Aug. 16--Riverside's often offbeat Sun-Ray Cinema plans to expand next door to make a second auditorium, allowing the theater to become offbeat on a more consistent basis.
Owner Tim Massett said he's also looking for a location for another movie theater, most likely at the Beaches, though that's probably a year off.
The new movie house at Sun-Ray will be small, just 45 seats, in leased space inside a former gift store at 1026 Park St. It will be reached though the lobby of the current theater.
Massett expects to close on a loan next week, and to open the new auditorium by late September.
Having a second screen should allow him to bring in more eclectic films, either in the small room or in the current 184-seat theater -- while still keeping a steady diet of relatively mainstream movies on the schedule.
The Sun-Ray opened in late 2011 inside a 1927 movie theater in Five Points. Massett said it's steadily been building an audience that's looking for an alternative to megaplexes.
In the next week, for example, it's showing three documentaries, "Blackfish," "Stories We Tell" and "The Act of Killing," the comedy "Crystal Fairy"; the coming-of-age story "The Way Way Back"; and a triple-feature of Simon Pegg and Nick Frost's "Shaun of the Dead," "Hot Fuzz" and "The World's End." Also in there: A one-time showing of "Computer Chess," an independent movie that's making the rounds of film festivals.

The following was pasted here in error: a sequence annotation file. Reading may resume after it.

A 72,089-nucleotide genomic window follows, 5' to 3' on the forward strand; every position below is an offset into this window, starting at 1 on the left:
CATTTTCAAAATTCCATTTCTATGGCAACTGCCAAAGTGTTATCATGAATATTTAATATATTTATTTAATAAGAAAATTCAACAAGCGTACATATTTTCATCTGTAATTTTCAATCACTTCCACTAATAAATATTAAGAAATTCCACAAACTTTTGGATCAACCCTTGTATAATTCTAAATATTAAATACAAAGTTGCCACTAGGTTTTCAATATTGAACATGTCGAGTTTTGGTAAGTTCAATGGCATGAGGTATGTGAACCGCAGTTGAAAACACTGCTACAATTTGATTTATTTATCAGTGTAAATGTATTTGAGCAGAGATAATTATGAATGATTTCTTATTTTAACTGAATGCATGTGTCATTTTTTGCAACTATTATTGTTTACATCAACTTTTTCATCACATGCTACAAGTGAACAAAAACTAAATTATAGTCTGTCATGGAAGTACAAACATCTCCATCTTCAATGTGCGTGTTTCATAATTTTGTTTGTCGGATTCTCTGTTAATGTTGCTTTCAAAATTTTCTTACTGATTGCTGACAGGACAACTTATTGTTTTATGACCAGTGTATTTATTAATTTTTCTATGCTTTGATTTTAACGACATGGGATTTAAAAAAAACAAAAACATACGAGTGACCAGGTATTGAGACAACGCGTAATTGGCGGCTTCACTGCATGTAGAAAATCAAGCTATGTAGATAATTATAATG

And in October, he's bringing in filmmaker Richard Kelly to show and talk about his cult movie from 2001, "Donnie Darko."
"I think there's always been an audience for this [in Jacksonville], but there's never been a cohesive approach to that kind of movie," Massett said. "Our goal, always, has been to be pleasing to all, trying to present the entire spectrum of films out there, not just what's going through the Hollywood system. And we certainly don't look down on 'Iron Man 3' or anything."
Massett has long been a proponent of adventurous movie fare in Jacksonville. He once showed films in an old warehouse he named The Pit, then was a programmer at the Jacksonville Film Festival and the San Marco Theatre.
In 2008 he went to Duluth, Minn., where he was hired to open a two-screen theater from the ground up. He moved back to Jacksonville to take over the theater in Five Points, which he renovated with more than $100,000 raised in a crowd-sourcing campaign.
Going to a second screen will leave Jacksonville with just one single-screen movie house, the San Marco.
Within the last year, both the San Marco and Sun-Ray installed expensive digital projectors so they could stay in business. That came after the major movie studios decided to release new titles in digital format only by the end of 2013.
Matt Soergel: (904) 359-4082
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